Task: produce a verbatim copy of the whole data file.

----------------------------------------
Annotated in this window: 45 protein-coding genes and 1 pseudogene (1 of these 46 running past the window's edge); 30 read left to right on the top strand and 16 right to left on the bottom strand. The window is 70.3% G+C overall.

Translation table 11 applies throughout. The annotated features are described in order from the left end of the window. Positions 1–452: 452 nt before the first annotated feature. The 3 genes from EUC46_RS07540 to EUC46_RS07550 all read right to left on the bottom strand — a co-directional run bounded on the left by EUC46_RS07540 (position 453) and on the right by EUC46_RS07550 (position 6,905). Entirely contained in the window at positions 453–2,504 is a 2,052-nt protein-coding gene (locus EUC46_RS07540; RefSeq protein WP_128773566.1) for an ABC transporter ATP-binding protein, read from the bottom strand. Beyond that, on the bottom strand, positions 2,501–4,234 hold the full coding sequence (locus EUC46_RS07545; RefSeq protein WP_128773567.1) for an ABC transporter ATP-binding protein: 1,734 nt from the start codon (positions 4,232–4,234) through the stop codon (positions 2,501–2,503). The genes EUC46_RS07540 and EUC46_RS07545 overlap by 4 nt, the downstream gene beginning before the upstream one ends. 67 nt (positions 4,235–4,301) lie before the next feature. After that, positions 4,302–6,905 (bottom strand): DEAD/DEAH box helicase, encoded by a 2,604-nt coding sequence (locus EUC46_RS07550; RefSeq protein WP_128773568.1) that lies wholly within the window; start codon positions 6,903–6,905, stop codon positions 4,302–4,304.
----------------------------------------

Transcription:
Annotated in this window: 45 protein-coding genes and 1 pseudogene (1 of these 46 running past the window's edge); 30 read left to right on the top strand and 16 right to left on the bottom strand. The window is 70.3% G+C overall.

Translation table 11 applies throughout. The annotated features are described in order from the left end of the window. Positions 1–452: 452 nt before the first annotated feature. The 3 genes from EUC46_RS07540 to EUC46_RS07550 all read right to left on the bottom strand — a co-directional run bounded on the left by EUC46_RS07540 (position 453) and on the right by EUC46_RS07550 (position 6,905). Entirely contained in the window at positions 453–2,504 is a 2,052-nt protein-coding gene (locus EUC46_RS07540; RefSeq protein WP_128773566.1) for an ABC transporter ATP-binding protein, read from the bottom strand. Beyond that, on the bottom strand, positions 2,501–4,234 hold the full coding sequence (locus EUC46_RS07545; RefSeq protein WP_128773567.1) for an ABC transporter ATP-binding protein: 1,734 nt from the start codon (positions 4,232–4,234) through the stop codon (positions 2,501–2,503). The genes EUC46_RS07540 and EUC46_RS07545 overlap by 4 nt, the downstream gene beginning before the upstream one ends. 67 nt (positions 4,235–4,301) lie before the next feature. After that, positions 4,302–6,905 (bottom strand): DEAD/DEAH box helicase, encoded by a 2,604-nt coding sequence (locus EUC46_RS07550; RefSeq protein WP_128773568.1) that lies wholly within the window; start codon positions 6,903–6,905, stop codon positions 4,302–4,304.